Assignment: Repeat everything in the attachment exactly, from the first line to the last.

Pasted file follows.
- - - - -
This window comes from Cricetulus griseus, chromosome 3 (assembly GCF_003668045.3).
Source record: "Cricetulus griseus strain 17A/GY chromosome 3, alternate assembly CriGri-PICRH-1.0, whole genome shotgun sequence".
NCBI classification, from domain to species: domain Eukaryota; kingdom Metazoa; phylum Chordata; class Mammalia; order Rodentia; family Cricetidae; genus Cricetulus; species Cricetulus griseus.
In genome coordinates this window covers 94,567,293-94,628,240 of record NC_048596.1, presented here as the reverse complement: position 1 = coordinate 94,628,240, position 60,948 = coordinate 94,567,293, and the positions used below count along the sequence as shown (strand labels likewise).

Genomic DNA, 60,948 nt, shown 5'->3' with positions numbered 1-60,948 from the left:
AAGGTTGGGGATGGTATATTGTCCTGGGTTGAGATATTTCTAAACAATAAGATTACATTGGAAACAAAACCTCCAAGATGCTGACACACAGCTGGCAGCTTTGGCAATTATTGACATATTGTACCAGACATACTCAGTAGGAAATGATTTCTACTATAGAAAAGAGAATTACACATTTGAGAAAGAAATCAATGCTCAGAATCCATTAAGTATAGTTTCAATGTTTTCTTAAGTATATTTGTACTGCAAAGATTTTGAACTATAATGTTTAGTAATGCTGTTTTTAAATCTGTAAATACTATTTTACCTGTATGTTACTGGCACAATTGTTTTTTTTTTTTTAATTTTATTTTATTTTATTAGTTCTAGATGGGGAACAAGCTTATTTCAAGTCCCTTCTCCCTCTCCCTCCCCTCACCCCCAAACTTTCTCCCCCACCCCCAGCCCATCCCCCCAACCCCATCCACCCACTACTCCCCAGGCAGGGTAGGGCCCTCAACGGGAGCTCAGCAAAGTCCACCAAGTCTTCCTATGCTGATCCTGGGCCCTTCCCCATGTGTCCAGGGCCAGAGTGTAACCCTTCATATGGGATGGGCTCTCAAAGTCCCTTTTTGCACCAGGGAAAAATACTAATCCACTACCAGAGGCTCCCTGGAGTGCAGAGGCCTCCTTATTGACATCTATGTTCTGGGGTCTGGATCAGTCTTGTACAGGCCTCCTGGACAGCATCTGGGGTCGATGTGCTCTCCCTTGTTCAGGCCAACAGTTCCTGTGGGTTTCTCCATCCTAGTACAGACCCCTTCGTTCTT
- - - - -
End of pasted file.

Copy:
This window comes from Cricetulus griseus, chromosome 3 (assembly GCF_003668045.3).
Source record: "Cricetulus griseus strain 17A/GY chromosome 3, alternate assembly CriGri-PICRH-1.0, whole genome shotgun sequence".
NCBI classification, from domain to species: domain Eukaryota; kingdom Metazoa; phylum Chordata; class Mammalia; order Rodentia; family Cricetidae; genus Cricetulus; species Cricetulus griseus.
In genome coordinates this window covers 94,567,293-94,628,240 of record NC_048596.1, presented here as the reverse complement: position 1 = coordinate 94,628,240, position 60,948 = coordinate 94,567,293, and the positions used below count along the sequence as shown (strand labels likewise).

Genomic DNA, 60,948 nt, shown 5'->3' with positions numbered 1-60,948 from the left:
AAGGTTGGGGATGGTATATTGTCCTGGGTTGAGATATTTCTAAACAATAAGATTACATTGGAAACAAAACCTCCAAGATGCTGACACACAGCTGGCAGCTTTGGCAATTATTGACATATTGTACCAGACATACTCAGTAGGAAATGATTTCTACTATAGAAAAGAGAATTACACATTTGAGAAAGAAATCAATGCTCAGAATCCATTAAGTATAGTTTCAATGTTTTCTTAAGTATATTTGTACTGCAAAGATTTTGAACTATAATGTTTAGTAATGCTGTTTTTAAATCTGTAAATACTATTTTACCTGTATGTTACTGGCACAATTGTTTTTTTTTTTTTAATTTTATTTTATTTTATTAGTTCTAGATGGGGAACAAGCTTATTTCAAGTCCCTTCTCCCTCTCCCTCCCCTCACCCCCAAACTTTCTCCCCCACCCCCAGCCCATCCCCCCAACCCCATCCACCCACTACTCCCCAGGCAGGGTAGGGCCCTCAACGGGAGCTCAGCAAAGTCCACCAAGTCTTCCTATGCTGATCCTGGGCCCTTCCCCATGTGTCCAGGGCCAGAGTGTAACCCTTCATATGGGATGGGCTCTCAAAGTCCCTTTTTGCACCAGGGAAAAATACTAATCCACTACCAGAGGCTCCCTGGAGTGCAGAGGCCTCCTTATTGACATCTATGTTCTGGGGTCTGGATCAGTCTTGTACAGGCCTCCTGGACAGCATCTGGGGTCGATGTGCTCTCCCTTGTTCAGGCCAACAGTTCCTGTGGGTTTCTCCATCCTAGTACAGACCCCTTCGTTCTT